BSRIA estimates that the UK HVAC and smart energy market is worth £4.5 billion a year. In 2016, the organisation expected a 3.1% market growth before the Brexit vote in June. But now, BSRIA researches have dropped their forecast for growth to a “meagre 1.1 per cent”. The difference between the two forecasts is £95 million a year less, according to BSRIA.
Air conditioning market could cool off
Big construction projects which include VRF and centralised HVAC plant, such as in hotels, offices or refurbishments, the research suggests, will not be greatly affected by the Brexit vote in 2016. But, between 2017 and 2019, the market could feel the impact of leaving the EU.
BSRIA expects that some project completions could be delayed from 2016 to 2017 because of the Brexit, which is why the organisation is pessimistic about the growth.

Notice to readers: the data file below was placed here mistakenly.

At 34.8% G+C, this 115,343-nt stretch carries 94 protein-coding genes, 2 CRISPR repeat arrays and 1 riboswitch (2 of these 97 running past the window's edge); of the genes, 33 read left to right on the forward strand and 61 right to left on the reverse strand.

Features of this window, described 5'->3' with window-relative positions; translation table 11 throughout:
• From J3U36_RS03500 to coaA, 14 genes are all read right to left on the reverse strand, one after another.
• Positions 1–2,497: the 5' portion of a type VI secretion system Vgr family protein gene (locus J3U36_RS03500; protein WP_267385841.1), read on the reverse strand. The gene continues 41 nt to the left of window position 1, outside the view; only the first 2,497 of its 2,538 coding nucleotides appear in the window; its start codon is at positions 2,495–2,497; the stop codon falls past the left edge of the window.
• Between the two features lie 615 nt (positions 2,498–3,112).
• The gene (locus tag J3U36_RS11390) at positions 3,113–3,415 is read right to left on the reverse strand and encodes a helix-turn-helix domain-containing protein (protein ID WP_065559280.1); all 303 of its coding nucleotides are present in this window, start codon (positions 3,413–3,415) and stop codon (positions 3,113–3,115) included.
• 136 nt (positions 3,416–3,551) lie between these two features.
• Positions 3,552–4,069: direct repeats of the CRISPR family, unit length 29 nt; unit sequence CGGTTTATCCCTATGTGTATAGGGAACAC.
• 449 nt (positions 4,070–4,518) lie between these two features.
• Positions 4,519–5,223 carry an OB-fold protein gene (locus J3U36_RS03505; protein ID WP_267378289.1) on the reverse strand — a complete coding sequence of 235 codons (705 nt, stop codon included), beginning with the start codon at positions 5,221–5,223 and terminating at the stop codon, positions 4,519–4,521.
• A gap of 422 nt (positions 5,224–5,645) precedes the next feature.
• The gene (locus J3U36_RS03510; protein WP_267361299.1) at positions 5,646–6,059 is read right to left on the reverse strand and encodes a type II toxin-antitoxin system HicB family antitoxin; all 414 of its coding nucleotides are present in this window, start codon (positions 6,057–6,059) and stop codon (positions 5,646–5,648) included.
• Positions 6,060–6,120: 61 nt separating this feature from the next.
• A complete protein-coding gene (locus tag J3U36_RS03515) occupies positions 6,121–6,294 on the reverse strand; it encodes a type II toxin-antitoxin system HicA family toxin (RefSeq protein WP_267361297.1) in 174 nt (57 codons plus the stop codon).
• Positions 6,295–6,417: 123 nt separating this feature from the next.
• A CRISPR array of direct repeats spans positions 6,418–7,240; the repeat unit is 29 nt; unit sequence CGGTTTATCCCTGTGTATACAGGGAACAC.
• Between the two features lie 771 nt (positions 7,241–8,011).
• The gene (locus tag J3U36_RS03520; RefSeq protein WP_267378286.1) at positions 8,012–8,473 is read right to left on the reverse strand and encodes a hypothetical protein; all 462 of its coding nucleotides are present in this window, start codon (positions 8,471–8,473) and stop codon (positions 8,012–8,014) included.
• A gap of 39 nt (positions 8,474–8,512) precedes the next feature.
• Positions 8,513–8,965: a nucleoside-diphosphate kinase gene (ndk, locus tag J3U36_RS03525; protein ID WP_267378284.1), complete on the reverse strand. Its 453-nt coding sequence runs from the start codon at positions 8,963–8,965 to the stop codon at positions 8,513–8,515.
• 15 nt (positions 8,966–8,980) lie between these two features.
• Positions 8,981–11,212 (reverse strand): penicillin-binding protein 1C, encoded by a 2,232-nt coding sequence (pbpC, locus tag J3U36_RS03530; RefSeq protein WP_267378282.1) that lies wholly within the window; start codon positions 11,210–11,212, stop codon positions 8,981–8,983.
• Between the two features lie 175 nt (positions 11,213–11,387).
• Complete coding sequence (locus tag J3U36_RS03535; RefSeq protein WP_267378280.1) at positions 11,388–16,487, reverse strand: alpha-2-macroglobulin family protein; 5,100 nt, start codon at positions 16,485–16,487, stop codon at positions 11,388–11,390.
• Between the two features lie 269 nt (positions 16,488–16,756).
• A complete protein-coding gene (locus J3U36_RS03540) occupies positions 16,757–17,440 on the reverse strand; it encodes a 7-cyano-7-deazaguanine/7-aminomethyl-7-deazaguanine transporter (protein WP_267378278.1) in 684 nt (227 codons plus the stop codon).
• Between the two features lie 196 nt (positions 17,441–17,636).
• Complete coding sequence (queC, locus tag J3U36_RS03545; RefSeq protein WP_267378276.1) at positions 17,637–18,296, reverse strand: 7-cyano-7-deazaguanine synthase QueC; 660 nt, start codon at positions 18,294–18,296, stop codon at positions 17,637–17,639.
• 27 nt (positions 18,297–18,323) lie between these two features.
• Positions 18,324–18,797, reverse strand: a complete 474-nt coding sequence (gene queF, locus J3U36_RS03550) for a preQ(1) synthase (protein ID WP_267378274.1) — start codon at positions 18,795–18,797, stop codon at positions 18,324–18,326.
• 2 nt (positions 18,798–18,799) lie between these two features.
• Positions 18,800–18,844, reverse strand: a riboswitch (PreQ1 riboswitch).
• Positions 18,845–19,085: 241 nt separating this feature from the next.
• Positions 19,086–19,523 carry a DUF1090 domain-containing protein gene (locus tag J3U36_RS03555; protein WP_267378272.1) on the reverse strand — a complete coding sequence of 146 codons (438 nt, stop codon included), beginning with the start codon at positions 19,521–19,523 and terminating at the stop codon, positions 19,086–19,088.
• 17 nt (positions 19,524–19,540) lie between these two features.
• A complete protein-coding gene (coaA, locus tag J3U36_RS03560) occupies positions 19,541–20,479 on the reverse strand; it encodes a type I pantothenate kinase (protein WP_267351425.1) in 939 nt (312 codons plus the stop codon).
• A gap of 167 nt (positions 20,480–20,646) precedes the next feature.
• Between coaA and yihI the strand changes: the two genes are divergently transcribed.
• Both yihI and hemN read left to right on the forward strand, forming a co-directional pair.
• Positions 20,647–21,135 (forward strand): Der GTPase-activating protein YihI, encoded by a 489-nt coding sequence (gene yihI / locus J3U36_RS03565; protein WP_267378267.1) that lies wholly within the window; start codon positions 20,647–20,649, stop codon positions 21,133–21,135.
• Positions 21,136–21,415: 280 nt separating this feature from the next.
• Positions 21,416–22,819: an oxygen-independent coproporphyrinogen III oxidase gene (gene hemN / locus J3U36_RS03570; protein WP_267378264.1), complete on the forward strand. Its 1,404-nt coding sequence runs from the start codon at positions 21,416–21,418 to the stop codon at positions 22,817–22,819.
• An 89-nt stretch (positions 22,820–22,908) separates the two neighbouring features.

The recent devaluation of the pound sterling will make imported air conditioning units more expensive, most packaged systems of which are made in Europe and Asia. BSRIA states that this affect, however, will have a 'limited effect' on the air conditioning market. Companies will either pass on the cost or take lower margins.
But, UK fan coil and 'airside product' manufacturers companies stand to gain from the lower value of the pound because their products will be cheaper for foreign buyers.
“Around 80 per cent of the £2.2 billion market is domestic boilers, water heaters and radiators. Renewable alternatives remain niche markets: heat pumps are falling with RHI having a limited impact. The main heating markets are saturated and over 90 per cent of sales for replacement and extensions/refurbishment.
“With the death of the Green deal and other schemes BSRIA had expected a flat market for heating but now expect a small proportion of consumers to delay going ahead with refurbishment because of the general uncertainty surrounding Brexit resulting in a drop of 1.2 per cent in the market.”